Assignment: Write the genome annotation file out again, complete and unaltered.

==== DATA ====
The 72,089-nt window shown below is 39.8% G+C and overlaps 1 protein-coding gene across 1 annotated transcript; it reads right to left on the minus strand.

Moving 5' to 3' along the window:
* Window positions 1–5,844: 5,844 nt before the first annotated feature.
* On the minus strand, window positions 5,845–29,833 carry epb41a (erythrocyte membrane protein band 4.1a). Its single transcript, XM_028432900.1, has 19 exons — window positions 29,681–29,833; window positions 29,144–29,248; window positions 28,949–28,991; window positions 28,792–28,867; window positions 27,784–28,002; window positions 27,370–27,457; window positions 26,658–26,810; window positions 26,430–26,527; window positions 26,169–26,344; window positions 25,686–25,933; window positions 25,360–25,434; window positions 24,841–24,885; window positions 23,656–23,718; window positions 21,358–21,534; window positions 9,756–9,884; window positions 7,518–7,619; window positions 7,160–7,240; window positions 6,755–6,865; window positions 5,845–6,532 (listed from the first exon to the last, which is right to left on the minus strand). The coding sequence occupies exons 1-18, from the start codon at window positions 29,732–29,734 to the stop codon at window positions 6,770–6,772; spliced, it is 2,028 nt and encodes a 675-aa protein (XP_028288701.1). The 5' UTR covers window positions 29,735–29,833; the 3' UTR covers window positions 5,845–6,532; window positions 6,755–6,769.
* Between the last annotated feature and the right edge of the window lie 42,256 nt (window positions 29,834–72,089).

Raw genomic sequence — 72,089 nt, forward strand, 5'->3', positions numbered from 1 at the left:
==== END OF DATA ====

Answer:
The 72,089-nt window shown below is 39.8% G+C and overlaps 1 protein-coding gene across 1 annotated transcript; it reads right to left on the minus strand.

Moving 5' to 3' along the window:
* Window positions 1–5,844: 5,844 nt before the first annotated feature.
* On the minus strand, window positions 5,845–29,833 carry epb41a (erythrocyte membrane protein band 4.1a). Its single transcript, XM_028432900.1, has 19 exons — window positions 29,681–29,833; window positions 29,144–29,248; window positions 28,949–28,991; window positions 28,792–28,867; window positions 27,784–28,002; window positions 27,370–27,457; window positions 26,658–26,810; window positions 26,430–26,527; window positions 26,169–26,344; window positions 25,686–25,933; window positions 25,360–25,434; window positions 24,841–24,885; window positions 23,656–23,718; window positions 21,358–21,534; window positions 9,756–9,884; window positions 7,518–7,619; window positions 7,160–7,240; window positions 6,755–6,865; window positions 5,845–6,532 (listed from the first exon to the last, which is right to left on the minus strand). The coding sequence occupies exons 1-18, from the start codon at window positions 29,732–29,734 to the stop codon at window positions 6,770–6,772; spliced, it is 2,028 nt and encodes a 675-aa protein (XP_028288701.1). The 5' UTR covers window positions 29,735–29,833; the 3' UTR covers window positions 5,845–6,532; window positions 6,755–6,769.
* Between the last annotated feature and the right edge of the window lie 42,256 nt (window positions 29,834–72,089).

Raw genomic sequence — 72,089 nt, forward strand, 5'->3', positions numbered from 1 at the left: